China’s Crackdown Makes Bitcoin Mining Easier and More Profitable
With Bitcoin mining in China going dark, it has become considerably easier and profitable to mine Bitcoin.
It has come as no surprise that half the world’s Bitcoin miners would be closed out as China pulled the plug on Bitcoin mining operations in the country. What the industry has known for months has now come true. The algorithm has been adjusted accordingly, ensuring that mining productivity does not collapse.
The adjustment happened last Saturday (July 3). It not only takes China out of the loop, but it also puts more cash in the hands of those miners who remain online. Brandon Arvanaghi, a Bitcoin mining engineer, was quoted as saying, “This happening is additional revenue for Bitcoin miners. Those that continue mining now have a bigger “slice of the pie” which, in turn, leads to increased earnings.”
Mining Has Become Easier
Bitcoin mining is akin to winning a race, a race towards solving a problem before others do. When solved, the block creates new Bitcoin as well as updating the digital ledger that maintains all transactions.
For years, China was the epicenter of Bitcoin mining. Estimates vary, but it is generally agreed that between 65 and 75 percent of the world’s total Bitcoin mining to place in the PRC. A recent crackdown by the central government has effectively put an end to this, and banished the country’s crypto-miners.
Darien Feinstein, founder of Blackcap and Core Scientific notes that the first time, there is a complete shutdown of Bitcoin mining in a specific region, a shutdown that has impacted more than half the network. Since hitting its market peak in May, more than half the hashrate has disappeared.
With fewer miners, fewer blocks are solved every day. On average, it takes some 10 minutes to complete a block, however, the Bitcoin network has slowed to as long as a 19-minute block time.
Bitcoin recalibrates every 2016 blocks, which on average takes about two weeks. The recalibration resets the level of difficulty for miners. The ban in China has resulted in a significant drop in difficulty, approximately 28 percent less difficult.
The algorithm can handle an increase or decrease in the number of mining machines. The system is self-regulating; it does not require any outside influence to determine what to do. Mike Colyer, CEO of Foundry, a digital currency company, suggests this to be a very powerful concept. With fewer miners and less difficulty in mining, the result will be an increase in miner’s profitability along with more predictable income.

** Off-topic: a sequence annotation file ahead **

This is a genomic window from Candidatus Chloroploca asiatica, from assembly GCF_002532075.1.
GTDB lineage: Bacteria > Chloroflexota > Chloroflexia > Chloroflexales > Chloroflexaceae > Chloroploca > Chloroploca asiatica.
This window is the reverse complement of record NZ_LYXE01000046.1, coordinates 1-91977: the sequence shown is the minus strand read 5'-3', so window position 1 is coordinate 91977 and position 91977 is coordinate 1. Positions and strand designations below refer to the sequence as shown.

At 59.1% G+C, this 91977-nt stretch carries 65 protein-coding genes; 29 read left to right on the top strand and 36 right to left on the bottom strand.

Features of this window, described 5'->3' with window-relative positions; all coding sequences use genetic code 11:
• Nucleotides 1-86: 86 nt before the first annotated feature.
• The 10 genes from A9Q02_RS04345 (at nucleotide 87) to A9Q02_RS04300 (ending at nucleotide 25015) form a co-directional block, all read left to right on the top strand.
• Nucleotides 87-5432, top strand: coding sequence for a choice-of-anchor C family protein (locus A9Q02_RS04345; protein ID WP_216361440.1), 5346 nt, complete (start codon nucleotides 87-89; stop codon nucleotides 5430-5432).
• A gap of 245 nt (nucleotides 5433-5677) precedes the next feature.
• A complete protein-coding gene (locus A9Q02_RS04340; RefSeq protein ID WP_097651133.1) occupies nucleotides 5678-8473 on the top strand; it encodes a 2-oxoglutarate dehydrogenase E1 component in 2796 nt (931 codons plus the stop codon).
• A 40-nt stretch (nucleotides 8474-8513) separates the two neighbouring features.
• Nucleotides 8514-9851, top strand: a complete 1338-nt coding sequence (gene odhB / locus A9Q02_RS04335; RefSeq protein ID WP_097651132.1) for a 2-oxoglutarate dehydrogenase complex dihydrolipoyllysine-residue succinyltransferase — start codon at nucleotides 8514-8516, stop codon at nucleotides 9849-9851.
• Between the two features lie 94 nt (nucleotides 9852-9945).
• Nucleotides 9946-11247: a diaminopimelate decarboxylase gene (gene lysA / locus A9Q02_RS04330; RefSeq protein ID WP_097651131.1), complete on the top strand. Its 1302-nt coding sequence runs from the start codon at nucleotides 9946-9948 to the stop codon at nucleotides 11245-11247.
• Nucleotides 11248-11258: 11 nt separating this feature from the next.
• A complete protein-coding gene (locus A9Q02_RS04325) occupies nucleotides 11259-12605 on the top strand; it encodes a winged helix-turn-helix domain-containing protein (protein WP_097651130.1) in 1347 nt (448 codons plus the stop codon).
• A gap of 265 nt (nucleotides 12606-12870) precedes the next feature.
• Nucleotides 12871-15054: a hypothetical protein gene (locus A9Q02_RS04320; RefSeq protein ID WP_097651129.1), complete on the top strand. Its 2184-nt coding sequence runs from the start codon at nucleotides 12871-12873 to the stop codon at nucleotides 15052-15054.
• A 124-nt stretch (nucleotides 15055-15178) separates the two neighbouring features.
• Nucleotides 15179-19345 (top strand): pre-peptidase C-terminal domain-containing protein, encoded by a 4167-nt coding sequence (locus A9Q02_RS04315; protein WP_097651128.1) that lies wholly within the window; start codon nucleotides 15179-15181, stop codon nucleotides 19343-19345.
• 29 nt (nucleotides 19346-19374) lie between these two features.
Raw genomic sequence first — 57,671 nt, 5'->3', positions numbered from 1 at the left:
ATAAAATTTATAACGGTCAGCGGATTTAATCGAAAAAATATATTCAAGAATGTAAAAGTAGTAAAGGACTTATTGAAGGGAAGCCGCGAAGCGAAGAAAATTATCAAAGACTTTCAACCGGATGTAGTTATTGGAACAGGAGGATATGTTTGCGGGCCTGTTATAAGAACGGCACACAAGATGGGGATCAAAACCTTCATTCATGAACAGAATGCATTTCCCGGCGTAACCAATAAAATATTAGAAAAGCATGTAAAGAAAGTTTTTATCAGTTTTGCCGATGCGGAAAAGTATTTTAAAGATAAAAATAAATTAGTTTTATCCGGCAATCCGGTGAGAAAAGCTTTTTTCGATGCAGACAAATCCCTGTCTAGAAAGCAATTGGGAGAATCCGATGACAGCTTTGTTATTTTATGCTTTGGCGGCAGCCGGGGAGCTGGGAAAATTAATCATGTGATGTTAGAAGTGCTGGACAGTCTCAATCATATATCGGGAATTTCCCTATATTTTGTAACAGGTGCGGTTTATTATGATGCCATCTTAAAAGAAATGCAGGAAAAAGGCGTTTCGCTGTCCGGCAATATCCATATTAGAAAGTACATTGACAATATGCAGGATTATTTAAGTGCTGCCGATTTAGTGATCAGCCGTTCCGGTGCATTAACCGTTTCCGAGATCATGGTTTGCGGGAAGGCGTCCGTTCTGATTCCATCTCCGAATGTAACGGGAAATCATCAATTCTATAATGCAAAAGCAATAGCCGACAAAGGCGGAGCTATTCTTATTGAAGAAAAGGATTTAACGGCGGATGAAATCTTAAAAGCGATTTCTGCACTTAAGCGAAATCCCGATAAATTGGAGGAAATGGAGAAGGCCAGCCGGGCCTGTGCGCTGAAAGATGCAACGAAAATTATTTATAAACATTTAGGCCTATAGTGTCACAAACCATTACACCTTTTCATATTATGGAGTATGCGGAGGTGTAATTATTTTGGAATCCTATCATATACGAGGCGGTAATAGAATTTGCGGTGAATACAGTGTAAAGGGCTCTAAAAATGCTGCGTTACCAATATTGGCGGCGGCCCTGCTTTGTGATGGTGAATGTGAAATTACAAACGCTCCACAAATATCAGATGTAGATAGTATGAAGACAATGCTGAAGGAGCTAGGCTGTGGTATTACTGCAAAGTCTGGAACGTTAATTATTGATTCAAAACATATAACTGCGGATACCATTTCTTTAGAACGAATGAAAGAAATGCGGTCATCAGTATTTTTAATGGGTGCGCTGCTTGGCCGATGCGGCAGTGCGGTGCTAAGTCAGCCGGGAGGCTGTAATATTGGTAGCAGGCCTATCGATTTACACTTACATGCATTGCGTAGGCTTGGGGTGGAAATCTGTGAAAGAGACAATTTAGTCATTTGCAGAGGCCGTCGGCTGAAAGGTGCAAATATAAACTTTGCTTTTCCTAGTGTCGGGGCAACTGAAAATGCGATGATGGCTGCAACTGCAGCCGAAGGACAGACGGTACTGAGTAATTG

How Long Will the Surge Last?
It is very difficult to predict the length of the hashrate deficit. Some are predicting that Beijing may reverse its policy, making the current interruption a short-term event.
If not, the majority of crypto mining experts see anywhere from six months to over a year for the idle mining hardware to migrate. Regardless of the timing, it is agreed that it will take a long time for the large surplus of mining machines to find a new home. It is anticipated that miners will see an increase in revenue through the end of this year.
According to Colyer, there is limited space available at the moment for the displaced Chinese miners to restart their mining machines. Feinstein suggests that part of the problem is a lack of infrastructure needed to house the over-supply of mining rigs, many of which are new generation machines built by China-based Bitmain.
At the moment, it is difficult to say how quickly countries will absorb the influx of equipment. Some companies were ready for the shift, others are finding themselves faced with building new facilities and ramping up their power capacity. It is not expected that the hashrate will return to what it was quickly, although it is expected to go back up over the next few months.
The United States seems well-positioned to absorb the hashrate. Major Bitcoin mining operations in the U.S. are already cementing deals to absorb some of these homeless miners.
Bitcoin mining in the U.S. is booming. With venture capital flowing into the industry, miners are poised to take full advantage of the migration.
Many Bitcoin miners in the U.S. were funded when the price of Bitcoin began going up in late 2020. They had the means then to build their power demands, and were ready when the ban on mining in China was announced. The timing, according to miners, is great.